Fizzy drinks are to be banned from sale in one of the biggest school systems in the United States.
Schools will only be able to sell water, juice or milk drinks
The Philadelphia school district, with more than 214,000 pupils, is set to stop the sale of "carbonated sodas" in primary and secondary schools.
The drive to improve children's nutrition will mean that the only drinks allowed to be sold will be fruit juice, water and milk.
The proposals are expected to apply from the beginning of July.
The school district's "beverage policy" is the latest shift in attitude towards young people's diet in the United States - with growing concern about obesity and lack of fitness.
There have already been moves by school authorities in New York to reduce access to fizzy drinks - and Philadelphia's decision will add to the pressure to end the practice of selling fizzy drinks through vending machines on school premises.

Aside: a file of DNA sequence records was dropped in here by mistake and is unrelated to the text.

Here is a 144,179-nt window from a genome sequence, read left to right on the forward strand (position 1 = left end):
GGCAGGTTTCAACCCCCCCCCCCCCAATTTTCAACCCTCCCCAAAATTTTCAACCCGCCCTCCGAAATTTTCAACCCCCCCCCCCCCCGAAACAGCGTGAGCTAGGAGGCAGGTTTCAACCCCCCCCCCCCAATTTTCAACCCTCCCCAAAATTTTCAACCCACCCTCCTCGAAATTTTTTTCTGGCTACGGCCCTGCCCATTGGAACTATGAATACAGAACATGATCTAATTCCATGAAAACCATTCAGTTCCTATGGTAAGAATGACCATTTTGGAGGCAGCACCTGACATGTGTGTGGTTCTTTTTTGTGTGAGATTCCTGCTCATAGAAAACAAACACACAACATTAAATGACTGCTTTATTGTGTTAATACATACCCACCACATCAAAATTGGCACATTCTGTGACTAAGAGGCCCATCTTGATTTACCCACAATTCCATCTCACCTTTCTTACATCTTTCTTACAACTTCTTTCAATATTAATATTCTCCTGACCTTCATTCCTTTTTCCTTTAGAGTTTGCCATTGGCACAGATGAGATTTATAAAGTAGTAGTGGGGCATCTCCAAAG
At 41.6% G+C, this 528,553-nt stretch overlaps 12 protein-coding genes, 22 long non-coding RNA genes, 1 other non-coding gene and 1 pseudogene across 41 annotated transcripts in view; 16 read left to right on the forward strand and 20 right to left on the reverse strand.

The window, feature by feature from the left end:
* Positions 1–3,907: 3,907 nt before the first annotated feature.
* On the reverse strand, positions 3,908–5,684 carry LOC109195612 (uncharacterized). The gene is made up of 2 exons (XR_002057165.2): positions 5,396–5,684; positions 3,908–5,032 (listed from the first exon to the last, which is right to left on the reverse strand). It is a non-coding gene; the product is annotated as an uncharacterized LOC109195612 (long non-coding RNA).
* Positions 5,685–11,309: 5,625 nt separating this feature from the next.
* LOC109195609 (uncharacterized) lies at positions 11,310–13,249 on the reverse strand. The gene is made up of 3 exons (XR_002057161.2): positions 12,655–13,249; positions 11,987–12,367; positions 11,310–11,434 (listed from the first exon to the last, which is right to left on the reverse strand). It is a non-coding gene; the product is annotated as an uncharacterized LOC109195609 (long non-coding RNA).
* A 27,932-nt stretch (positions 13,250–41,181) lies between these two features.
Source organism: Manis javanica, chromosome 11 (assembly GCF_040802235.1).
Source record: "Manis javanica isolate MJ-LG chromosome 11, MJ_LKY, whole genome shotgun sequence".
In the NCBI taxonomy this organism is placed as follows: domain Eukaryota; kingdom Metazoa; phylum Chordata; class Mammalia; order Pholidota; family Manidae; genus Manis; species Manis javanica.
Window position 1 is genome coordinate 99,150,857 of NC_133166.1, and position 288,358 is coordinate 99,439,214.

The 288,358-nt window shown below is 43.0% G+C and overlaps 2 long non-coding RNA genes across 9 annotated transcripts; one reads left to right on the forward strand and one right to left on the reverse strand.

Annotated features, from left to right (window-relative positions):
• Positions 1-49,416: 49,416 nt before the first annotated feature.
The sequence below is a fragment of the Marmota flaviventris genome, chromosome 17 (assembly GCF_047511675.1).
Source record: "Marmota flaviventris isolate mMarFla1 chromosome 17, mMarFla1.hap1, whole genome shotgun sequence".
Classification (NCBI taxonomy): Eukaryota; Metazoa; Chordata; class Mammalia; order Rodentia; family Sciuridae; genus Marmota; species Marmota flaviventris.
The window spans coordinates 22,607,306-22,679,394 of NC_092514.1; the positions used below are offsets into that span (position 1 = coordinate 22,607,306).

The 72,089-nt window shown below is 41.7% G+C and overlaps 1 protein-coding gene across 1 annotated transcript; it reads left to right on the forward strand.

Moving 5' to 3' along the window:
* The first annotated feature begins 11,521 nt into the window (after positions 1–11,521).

Many US schools and school districts receive a regular income from the sale of fizzy drinks - with some authorities having agreements with individual drinks companies.
"Nutrition plays a significant role in preparing our students for learning and this new policy places the health of our students first. Just as unsafe schools hamper learning, unhealthy foods can have the same effect. I believe this policy will go a long way in making a difference," said James Nevels, Chairman of the School Reform Commission.
Under the proposals, the only drinks allowed will be 100% fruit juice, water with no artificial sweeteners or colours, milk and flavoured milk.
So-called "sports drinks" will only be available to older students and will only be on sale near sporting facilities.
The policy is expected to formally approved on Wednesday.